Luma :: Q&A

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They may not have a slide in their office but the guys behind Luma know how to have fun. Born from the Bristol club scene, Luma was founded by Tim Williams and Tom Hogan. Together they pioneered the first digital graffiti wall, funded by Deborah Meaden and Peter Jones of Dragon’s Den.

By bringing digital innovation and interactive technologies to the head of retail experiences and events, Luma’s creative technologies empower consumers to fashion the trends and big brands are taking notice. The tech start up has already worked with Nike, Google and MTV (to name a few). Luma turns the old mantra on its head; make people want things make things people want. Ok guys, we’re listening.

Q) Tell us a bit about Luma.

We were doing some very cool things for festivals and clubs in Bristol and we knew we could build a company by offering our services to corporate clients. In a short summary of what we do – we add digital excitement to events and retail spaces, engaging guests and customers with brands in new and exciting ways.

Q) What came first the tech or the idea?

Luma is built on the premise that amazing tech exists already; we just find new and exciting ways to use it. So neither came first, they go hand in hand!

Q) This past summer you launched the YR STORE a futuristic pop up shop at Box Park and since then in Topman, how was the pop up experience?

Incredible – YR STORE was a concept that we were going to run for four weeks to promote Luma products. YR STORE allows customers the chance to design their own all-over print t-shirts, sweatshirts and vests – with more garments being added all the time. This isn’t about a tech experience; it’s not about putting what you want on a garment. YR STORE is a fashion brand where you curate and create one off designs and watch as its printed live in front of you.

The first pop-up went down really well and we saw a market that we hadn’t realised would be so exciting to tap into. Customisation and uniqueness are key trends, along with print so we really came in to this area at a great time. We moved from our Carnaby pop-up to Boxpark and then opened the Liberty pop-up for 8 weeks. At the same time, we opened Topman as a permanent concession. We have Selfridges concession opening on 3 March and a couple more stores to be announced.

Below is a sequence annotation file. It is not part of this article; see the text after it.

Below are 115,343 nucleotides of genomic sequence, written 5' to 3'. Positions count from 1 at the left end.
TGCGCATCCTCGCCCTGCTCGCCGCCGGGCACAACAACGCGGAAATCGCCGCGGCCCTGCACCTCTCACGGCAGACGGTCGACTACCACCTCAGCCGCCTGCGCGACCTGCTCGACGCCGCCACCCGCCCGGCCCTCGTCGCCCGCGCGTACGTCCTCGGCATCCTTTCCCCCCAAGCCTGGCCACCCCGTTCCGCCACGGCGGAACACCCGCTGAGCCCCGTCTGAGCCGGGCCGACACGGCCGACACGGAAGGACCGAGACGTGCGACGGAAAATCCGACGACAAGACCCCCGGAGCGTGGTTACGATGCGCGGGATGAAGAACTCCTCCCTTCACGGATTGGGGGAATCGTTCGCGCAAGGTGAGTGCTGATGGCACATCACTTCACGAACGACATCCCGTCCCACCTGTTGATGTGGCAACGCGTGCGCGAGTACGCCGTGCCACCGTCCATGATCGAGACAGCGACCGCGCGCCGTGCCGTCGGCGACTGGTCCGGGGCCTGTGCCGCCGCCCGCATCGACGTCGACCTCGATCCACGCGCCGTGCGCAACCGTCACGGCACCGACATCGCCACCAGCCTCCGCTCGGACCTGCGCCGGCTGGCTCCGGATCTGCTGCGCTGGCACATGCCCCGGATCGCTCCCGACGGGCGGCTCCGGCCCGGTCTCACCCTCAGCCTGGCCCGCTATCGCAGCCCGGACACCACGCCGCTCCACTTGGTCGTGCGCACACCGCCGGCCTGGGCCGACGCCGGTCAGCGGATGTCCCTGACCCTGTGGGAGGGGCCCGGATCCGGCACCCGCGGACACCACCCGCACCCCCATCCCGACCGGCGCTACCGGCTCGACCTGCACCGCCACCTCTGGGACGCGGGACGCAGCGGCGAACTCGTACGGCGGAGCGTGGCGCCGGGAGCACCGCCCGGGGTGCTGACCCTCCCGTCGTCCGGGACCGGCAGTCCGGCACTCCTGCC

Q) The technology allows consumers to design and print bespoke t-shirts within minutes as well as virtually try them on. How will this influence the future of retail and design?

The high-street retail experience needs to move on and really engage consumers in new ways and I think we have shown that you can seamlessly integrate digital into physical spaces. We have a lot more that we are working on and I expect other brands and concepts to bring more digital to the high street.

By empowering consumers and allowing them to design their own garments we have created a really innovative supply chain that means we do not have to respond to seasons and can activate trends in seconds, not weeks. I think others will be watching as we grow!

Q) From bespoke clothing to digital graffiti, your technology makes creativity inclusive and damn fun. Was that your initial ambition?

Yes it was. Fun has been the core concept of everything we do. I do not mean fun in the sense that we all sit on pink fluffy sofas and have a slide in the office, we don’t, but we enjoy having fun and want to make all our products and services have a core element of fun running through them. I am pretty dismissive of interactive experiences that serve up no excitement to the user – they just aren’t engaging. By making things fun we engage people much more, I think that’s been to key to our success so far.

Q) How do your hardware and software innovations propel businesses and brands?

Well for that just look at YR STORE, without our tech and innovative thinking the brand wouldn’t exist. We complement brand strategies and we are a simple add-on – no need to reinvent the wheel when brands can just use one of our off the shelf solutions.

Q) You’ve worked with the likes of Nike, MTV and Google. Have you noticed big brands moving away from the ‘sell, sell, sell’ model and shifting toward more interactive strategies?

Absolutely – it’s not moving away from sell, sell, sell though, it’s about engaging people in the brand so they feel part of it and included in something amazing. This in turn is likely to foster loyalty to the brand and in turn increase sales and stop consumers shopping with other brands. The brands we work with recognise experience is key to retail and engagement.

Q) As an independent creative company, what has been your most exciting accomplishment so far?

The Nike Fuel Station concept store at Box Park – we designed and built solutions from scratch that seamlessly blended digital and physical to create a super-cool retail space. The end result was amazing and we are very proud.

Q) What has been your favourite project/collaboration to date?

I am biased – I love our YR STORE brand and we have a very exciting future planned with an app and online element coming soon that will push the boundaries of interactive and personalised fashion even further.

Apart from YR STORE, our work with Nike on the Boxpark store was and still is revolutionary in retail – it was an incredible experience and an honour to be part of.

Q) Technology has become a vital part of the creative industry. How will technology continue to influence creative practice in the future?

Tech underpins everything, and not just the creative industry. It’s weaved into every strand of life today. Its influence will fluctuate with trends but as today’s children grow up expecting to be able to interact with everything, tomorrow’s children will demand even more.

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